She is an All-Ireland champion and, like her father, a composer. She is a highly respected teacher and a tutor at the Irish World Academy of Dance and Music at the University of Limerick, where she teaches students undertaking both undergraduate and postgraduate programmes. She has performed with many great musicians over the years, including Bobby Gardiner, Joe Burke, Ann Conroy- Burke, Martin Connolly, Jimmy McGreevy, Deirdre McSherry, Martin & Seamus Connolly, Mary & Andrew McNamara, Geraldine & Eamon Cotter and Catherine McEvoy.

Eileen has recorded three albums to date – Newtown Bridge, The Fiddler’s Choice and Aon le h’Aon – and has produced two books of music, The Compositions of Paddy O’Brien and The Definitive Collection of the Music of Paddy O’Brien.

Johnny Óg Connolly, son of the great melodeon player, Johnny Connolly, began playing the accordion at the age of nine. He learned from his father and from Micheál Ó Coistealbha, winning his first All-Ireland title just two years later. A prodigy, he joined Na h-Ancairí, fronted by the legendary Conamara singer, John Beag Ó Flatharta, at the age of fourteen, spending eight years with the band and touring in England and America. In 1990, he recorded the first traditional album released by Cló Iar-Chonnacht, The Bees’ Wing. In 1994, he joined the Sean Keane Band and performed widely with them Europe and North America.

In 1998 he recorded the acclaimed Dreaming up the Tunes, an album of banjo and accordion duets with Brian McGrath. During the same year toured with Michael Flatley’s Lord of the Dance in Europe and the Middle and Far East. In 2003 he settled permanently in Conamara, where he recorded a second duet album, Dusk Till Dawn, with Charlie Lennon in 2005.

He is a prolific composer; his recording, Aisling Yoshua (Joshua’s Dream), featuring five new compositions, was released in April 2011. In 2012, he and fellow musician and composer Mary Bergin were commissioned by the Arts Council in Ireland to compose a 40-minute suite, Sruth. He recorded Siar, an album of his own compositions, in 2016 and in December 2018, he released a melodeon album, Fear Inis Bearachin in honour of his father.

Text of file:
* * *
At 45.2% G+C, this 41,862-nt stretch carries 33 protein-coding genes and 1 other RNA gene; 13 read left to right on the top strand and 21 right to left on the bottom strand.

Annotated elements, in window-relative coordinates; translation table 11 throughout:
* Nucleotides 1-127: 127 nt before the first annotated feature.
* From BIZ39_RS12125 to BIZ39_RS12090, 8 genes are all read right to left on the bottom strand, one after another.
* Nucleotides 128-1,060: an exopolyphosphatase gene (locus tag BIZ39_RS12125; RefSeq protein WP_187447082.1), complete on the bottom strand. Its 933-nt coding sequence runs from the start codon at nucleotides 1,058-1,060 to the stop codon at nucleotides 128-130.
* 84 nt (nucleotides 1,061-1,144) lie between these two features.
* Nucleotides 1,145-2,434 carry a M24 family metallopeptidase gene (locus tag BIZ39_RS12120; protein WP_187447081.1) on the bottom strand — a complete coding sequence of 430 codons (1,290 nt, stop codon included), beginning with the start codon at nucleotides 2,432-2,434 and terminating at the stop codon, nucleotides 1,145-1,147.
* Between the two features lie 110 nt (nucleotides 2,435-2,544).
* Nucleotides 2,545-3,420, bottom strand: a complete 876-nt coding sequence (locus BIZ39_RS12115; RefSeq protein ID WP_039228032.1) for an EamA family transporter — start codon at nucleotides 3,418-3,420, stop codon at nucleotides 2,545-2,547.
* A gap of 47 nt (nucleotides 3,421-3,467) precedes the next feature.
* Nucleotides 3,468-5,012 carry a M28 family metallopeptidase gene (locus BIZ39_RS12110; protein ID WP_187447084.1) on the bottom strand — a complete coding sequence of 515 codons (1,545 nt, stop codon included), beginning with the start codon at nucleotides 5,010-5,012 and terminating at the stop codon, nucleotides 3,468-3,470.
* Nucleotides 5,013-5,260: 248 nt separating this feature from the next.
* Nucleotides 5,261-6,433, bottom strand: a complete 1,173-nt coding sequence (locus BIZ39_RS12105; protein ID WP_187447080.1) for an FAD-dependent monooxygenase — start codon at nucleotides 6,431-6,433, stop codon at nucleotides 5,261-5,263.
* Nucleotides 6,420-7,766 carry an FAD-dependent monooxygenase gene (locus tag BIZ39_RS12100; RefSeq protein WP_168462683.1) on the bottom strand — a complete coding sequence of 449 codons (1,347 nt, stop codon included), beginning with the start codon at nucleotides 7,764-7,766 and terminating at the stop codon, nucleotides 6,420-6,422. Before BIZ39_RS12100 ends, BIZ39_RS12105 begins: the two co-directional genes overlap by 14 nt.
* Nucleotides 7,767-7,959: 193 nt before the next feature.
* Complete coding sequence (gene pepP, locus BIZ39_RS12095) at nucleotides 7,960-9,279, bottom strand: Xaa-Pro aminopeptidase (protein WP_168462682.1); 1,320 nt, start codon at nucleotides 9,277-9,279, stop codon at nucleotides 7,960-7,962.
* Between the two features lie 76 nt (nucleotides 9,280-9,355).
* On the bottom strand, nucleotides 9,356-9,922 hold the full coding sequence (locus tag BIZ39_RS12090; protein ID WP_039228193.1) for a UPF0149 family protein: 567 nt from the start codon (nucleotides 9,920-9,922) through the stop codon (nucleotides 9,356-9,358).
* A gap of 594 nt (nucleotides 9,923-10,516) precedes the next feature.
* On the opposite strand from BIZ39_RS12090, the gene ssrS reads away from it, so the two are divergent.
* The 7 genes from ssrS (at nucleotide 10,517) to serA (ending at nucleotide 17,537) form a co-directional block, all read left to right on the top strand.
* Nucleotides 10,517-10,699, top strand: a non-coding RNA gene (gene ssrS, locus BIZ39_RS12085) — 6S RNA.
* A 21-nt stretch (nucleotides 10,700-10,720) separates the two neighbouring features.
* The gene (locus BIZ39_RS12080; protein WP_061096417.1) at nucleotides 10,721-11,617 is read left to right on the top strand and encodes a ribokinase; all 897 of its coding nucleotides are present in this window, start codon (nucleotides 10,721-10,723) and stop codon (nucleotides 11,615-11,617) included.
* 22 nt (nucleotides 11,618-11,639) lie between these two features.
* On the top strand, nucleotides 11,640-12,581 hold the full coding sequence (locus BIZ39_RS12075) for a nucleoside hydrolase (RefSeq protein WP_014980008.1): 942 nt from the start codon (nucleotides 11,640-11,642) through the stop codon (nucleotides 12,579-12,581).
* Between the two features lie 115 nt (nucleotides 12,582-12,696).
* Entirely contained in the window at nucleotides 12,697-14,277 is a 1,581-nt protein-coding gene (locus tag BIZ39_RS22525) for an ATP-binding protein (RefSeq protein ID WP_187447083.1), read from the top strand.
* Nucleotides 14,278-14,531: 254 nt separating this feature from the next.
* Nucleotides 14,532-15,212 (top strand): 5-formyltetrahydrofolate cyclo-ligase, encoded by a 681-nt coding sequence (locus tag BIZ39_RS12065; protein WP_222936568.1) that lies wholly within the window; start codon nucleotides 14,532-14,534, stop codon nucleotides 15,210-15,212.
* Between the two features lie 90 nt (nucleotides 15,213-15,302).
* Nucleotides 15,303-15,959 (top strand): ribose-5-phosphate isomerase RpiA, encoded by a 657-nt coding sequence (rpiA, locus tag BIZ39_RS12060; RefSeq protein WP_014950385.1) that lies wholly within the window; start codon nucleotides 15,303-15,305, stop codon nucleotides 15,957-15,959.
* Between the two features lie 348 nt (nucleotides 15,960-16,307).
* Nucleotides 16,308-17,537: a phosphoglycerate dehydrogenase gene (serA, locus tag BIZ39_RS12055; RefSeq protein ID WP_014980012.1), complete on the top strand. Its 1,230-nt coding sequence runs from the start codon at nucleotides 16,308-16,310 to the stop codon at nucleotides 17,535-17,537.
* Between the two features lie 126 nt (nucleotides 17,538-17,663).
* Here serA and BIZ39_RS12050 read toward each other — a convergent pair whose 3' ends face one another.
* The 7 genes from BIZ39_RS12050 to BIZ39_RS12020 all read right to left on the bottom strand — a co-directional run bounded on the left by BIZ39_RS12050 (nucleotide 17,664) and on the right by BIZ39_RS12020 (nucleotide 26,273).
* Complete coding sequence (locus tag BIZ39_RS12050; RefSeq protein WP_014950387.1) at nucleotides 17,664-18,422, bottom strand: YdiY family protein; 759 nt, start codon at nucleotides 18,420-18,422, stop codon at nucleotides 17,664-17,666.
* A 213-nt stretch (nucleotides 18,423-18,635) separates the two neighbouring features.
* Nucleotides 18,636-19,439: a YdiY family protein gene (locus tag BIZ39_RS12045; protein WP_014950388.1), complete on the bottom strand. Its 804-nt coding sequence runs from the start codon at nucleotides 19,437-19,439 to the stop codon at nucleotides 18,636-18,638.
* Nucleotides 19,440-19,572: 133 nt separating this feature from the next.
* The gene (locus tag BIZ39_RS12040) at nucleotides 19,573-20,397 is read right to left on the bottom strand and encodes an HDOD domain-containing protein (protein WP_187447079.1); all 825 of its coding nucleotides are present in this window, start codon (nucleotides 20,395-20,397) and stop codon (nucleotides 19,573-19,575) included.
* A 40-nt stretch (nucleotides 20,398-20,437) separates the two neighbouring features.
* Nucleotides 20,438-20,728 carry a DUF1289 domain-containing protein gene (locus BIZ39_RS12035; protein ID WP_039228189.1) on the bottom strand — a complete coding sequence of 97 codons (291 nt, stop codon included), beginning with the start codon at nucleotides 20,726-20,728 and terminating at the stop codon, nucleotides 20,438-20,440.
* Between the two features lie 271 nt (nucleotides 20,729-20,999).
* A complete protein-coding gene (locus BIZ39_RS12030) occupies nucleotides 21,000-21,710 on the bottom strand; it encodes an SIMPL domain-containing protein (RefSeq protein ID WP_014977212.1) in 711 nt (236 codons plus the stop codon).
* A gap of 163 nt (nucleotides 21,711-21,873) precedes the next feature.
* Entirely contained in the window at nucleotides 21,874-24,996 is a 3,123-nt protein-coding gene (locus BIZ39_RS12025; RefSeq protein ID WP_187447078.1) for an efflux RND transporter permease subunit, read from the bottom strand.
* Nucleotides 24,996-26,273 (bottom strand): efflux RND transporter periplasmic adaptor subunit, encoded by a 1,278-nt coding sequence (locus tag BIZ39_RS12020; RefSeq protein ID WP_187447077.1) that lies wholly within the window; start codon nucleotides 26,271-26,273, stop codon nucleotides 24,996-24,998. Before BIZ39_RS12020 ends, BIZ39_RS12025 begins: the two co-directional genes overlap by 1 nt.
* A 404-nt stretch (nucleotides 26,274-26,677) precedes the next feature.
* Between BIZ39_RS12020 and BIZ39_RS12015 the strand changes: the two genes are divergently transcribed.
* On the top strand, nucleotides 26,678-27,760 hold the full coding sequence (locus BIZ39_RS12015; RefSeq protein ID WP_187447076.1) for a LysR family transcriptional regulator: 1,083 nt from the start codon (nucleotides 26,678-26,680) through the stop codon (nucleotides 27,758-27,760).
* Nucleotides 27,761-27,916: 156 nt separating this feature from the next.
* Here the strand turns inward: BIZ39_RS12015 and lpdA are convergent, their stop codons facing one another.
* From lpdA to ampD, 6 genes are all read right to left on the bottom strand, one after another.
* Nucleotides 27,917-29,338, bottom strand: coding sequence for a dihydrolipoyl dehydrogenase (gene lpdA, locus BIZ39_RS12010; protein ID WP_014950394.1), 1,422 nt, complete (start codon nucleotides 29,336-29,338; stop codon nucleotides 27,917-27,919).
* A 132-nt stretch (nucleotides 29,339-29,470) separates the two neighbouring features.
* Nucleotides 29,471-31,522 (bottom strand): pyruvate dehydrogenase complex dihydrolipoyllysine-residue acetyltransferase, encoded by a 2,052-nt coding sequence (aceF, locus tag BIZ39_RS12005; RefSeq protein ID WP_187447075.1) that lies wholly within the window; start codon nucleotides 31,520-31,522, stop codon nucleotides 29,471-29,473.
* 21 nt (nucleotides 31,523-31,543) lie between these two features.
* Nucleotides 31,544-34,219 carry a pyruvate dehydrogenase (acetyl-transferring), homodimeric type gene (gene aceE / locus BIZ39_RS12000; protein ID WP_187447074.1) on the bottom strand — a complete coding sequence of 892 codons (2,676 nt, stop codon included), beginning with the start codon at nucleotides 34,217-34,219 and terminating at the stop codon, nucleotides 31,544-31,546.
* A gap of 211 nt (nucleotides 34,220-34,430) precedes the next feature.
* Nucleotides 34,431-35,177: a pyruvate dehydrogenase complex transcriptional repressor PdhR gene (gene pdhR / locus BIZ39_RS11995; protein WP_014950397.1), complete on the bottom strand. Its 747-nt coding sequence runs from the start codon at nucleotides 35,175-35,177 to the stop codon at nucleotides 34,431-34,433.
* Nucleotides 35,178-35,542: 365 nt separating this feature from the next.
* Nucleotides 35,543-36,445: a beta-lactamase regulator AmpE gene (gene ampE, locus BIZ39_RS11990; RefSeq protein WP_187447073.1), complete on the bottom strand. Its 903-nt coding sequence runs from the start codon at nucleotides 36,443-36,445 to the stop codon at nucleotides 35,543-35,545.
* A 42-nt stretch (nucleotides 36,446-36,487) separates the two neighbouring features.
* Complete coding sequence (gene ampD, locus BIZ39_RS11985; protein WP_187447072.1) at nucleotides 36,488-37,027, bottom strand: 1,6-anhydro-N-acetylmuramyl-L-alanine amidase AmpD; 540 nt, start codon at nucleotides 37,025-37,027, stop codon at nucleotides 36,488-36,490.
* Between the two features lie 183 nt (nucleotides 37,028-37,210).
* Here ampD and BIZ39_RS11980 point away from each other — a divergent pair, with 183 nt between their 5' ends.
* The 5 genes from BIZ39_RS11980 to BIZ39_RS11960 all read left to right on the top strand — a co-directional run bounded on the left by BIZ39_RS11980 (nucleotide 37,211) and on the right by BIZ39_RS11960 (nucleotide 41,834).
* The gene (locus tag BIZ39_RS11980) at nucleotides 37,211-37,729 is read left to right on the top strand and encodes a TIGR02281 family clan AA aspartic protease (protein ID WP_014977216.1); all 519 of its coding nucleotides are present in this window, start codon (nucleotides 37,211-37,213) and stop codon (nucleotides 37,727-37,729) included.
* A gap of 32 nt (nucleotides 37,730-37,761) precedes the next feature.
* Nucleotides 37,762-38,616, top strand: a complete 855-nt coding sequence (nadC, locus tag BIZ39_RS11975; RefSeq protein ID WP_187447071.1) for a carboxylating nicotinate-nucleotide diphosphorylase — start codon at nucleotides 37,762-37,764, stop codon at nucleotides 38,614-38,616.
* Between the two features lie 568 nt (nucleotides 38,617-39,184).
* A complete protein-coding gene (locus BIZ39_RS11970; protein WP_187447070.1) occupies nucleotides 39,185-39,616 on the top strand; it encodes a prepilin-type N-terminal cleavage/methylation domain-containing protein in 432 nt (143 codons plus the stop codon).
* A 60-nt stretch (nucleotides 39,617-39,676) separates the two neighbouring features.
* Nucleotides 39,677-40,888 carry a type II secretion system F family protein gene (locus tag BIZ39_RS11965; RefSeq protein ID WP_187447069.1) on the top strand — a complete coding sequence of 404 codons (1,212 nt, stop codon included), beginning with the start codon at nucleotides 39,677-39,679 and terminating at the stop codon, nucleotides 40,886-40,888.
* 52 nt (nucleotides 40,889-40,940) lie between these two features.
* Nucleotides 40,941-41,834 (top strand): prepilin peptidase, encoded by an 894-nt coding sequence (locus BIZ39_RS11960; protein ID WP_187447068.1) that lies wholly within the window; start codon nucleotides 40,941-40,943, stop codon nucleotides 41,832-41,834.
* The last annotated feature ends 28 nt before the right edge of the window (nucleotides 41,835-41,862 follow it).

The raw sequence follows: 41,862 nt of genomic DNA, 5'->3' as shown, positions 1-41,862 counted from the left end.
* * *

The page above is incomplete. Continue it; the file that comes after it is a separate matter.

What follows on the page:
Cliodhna Costello, from North Tipperary, began learning piano and whistle at the age of six and progressed to the banjo shortly thereafter. She learned much from players such as John Morrow, Jody Moran, John Carty and Brian McGrath and was also heavily influenced by older fiddle and accordion music of Sligo and East Galway. She presently lives in Galway, where she plays and teaches regularly. She recently recorded with Johnny Óg Connolly’s on his album, Fear Inis Bearachin.

 Pádraig O Dubhghaill was born in Inverin, in the Connemara Gaeltacht. He initially learned the tin-whistle from Mary Bergin and took up the guitar at the age of 17. He holds an MA in Irish Music Performance from the University of Limerick and is much in demand as an accompanist and sound engineer.

Accordionist Conor Connolly was born in 1993. From Clarinbridge, in South Galway, he is the youngest of three brothers. Although none of his family played music, his parents were keen listeners and traditional music was always playing on the radio and television in the family home. He has performed live and on radio with Frankie Gavin, taught at Feakle International Music Festival and is a regular at sessions on the Irish festival circuit. His playing is heavily influenced by legendary local musicians, Joe Cooley and Charlie Harris and the American recordings of P J Conlon. This year, Conor was named TG4 Gradam Ceoil Young Musician of the Year.